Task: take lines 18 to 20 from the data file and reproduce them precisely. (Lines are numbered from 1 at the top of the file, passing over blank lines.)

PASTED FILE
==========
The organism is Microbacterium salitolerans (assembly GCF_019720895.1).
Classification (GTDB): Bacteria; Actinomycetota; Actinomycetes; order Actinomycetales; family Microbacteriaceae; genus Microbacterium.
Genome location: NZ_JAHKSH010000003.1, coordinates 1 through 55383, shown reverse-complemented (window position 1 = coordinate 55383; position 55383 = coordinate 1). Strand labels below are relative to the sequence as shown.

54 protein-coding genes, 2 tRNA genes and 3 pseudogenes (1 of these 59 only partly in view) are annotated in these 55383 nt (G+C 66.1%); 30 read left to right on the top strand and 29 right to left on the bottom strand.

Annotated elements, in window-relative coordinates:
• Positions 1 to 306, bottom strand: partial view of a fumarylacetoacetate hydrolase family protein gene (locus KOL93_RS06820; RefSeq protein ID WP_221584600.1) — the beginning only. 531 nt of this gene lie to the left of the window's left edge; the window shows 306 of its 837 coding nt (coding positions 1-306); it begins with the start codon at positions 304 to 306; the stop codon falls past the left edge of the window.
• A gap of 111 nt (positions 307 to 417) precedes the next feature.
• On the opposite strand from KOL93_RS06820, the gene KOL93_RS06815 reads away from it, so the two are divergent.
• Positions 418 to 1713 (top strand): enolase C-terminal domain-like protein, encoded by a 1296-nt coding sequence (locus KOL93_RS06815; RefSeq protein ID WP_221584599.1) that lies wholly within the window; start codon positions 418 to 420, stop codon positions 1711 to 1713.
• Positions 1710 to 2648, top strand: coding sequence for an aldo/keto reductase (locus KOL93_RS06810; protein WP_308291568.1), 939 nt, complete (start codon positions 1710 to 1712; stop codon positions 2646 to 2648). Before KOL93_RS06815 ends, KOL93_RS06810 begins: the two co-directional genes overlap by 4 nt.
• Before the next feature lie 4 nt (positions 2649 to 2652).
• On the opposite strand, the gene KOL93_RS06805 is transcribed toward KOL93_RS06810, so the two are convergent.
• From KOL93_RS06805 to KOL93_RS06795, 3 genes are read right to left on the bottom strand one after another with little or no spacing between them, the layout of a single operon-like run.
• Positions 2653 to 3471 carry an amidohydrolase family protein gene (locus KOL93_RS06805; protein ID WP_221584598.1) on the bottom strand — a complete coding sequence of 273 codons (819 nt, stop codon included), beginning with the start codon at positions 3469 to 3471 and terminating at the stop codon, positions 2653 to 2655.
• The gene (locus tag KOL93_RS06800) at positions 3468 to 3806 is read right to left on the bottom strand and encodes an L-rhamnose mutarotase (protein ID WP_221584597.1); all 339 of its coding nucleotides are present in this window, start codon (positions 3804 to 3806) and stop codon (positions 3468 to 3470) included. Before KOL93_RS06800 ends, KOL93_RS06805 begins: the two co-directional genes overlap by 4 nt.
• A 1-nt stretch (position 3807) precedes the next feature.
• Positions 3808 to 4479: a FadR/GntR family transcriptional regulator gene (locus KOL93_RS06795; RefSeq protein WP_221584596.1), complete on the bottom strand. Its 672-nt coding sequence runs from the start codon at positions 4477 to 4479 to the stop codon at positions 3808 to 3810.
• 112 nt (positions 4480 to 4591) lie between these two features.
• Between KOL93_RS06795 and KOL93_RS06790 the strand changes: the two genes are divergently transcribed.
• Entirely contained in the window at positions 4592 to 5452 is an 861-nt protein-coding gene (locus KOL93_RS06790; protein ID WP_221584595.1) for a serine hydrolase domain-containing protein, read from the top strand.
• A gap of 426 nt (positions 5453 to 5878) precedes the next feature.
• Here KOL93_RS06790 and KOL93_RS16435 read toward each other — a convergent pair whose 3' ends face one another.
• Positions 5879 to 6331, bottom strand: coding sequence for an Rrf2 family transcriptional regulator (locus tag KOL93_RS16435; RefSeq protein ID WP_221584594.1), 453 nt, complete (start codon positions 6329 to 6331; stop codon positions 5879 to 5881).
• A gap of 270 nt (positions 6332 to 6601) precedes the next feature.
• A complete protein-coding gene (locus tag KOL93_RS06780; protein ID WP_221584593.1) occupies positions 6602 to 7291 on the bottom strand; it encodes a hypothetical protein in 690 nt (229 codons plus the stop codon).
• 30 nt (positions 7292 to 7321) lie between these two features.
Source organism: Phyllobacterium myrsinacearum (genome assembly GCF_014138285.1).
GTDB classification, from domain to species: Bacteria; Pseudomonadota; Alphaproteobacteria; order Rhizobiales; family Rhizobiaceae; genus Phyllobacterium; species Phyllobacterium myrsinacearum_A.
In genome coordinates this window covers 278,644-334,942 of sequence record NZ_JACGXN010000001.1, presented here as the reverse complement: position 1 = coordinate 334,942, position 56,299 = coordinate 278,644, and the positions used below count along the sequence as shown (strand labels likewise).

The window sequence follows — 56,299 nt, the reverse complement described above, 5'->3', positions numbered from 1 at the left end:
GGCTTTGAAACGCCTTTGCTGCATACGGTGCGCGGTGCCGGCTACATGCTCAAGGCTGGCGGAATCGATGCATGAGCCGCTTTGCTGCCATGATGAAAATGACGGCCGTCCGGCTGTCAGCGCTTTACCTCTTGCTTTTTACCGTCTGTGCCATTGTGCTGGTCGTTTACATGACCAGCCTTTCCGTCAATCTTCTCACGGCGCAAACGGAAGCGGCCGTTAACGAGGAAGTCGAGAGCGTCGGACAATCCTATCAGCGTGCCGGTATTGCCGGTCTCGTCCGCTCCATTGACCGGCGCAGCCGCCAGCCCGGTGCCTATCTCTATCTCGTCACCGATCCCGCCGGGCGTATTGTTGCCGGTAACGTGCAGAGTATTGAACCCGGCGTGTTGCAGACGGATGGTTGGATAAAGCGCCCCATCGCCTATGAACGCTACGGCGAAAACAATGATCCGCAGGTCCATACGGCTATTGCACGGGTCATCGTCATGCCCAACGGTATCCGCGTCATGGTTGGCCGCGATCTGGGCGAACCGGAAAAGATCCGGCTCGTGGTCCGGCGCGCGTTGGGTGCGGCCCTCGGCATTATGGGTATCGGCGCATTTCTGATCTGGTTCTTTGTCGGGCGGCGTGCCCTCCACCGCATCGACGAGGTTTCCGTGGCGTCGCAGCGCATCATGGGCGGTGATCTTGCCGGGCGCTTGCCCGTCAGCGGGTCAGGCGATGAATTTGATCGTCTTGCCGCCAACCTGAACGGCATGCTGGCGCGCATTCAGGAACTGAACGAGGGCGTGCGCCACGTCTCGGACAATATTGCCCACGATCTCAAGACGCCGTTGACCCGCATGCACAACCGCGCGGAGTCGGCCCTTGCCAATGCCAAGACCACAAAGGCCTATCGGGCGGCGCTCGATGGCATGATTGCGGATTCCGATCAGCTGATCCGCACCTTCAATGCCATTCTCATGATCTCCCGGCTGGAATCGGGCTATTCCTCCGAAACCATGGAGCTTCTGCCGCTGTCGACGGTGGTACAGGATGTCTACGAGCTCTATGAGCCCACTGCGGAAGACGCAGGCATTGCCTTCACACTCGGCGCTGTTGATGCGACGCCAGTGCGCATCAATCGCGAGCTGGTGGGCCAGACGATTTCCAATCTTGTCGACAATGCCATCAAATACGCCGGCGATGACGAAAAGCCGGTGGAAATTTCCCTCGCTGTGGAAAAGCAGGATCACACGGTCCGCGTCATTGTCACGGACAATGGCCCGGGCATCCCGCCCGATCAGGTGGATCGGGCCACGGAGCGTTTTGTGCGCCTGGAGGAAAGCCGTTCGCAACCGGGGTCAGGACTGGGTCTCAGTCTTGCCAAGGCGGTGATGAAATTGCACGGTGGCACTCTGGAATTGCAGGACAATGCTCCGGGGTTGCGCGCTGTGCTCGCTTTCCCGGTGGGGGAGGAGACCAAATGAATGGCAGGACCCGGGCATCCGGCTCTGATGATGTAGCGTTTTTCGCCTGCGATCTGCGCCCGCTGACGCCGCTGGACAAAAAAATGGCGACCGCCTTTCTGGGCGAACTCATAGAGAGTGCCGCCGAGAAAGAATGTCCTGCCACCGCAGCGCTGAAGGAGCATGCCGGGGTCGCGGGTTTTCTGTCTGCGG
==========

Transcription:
• 112 nt (positions 4480 to 4591) lie between these two features.
• Between KOL93_RS06795 and KOL93_RS06790 the strand changes: the two genes are divergently transcribed.
• Entirely contained in the window at positions 4592 to 5452 is an 861-nt protein-coding gene (locus KOL93_RS06790; protein ID WP_221584595.1) for a serine hydrolase domain-containing protein, read from the top strand.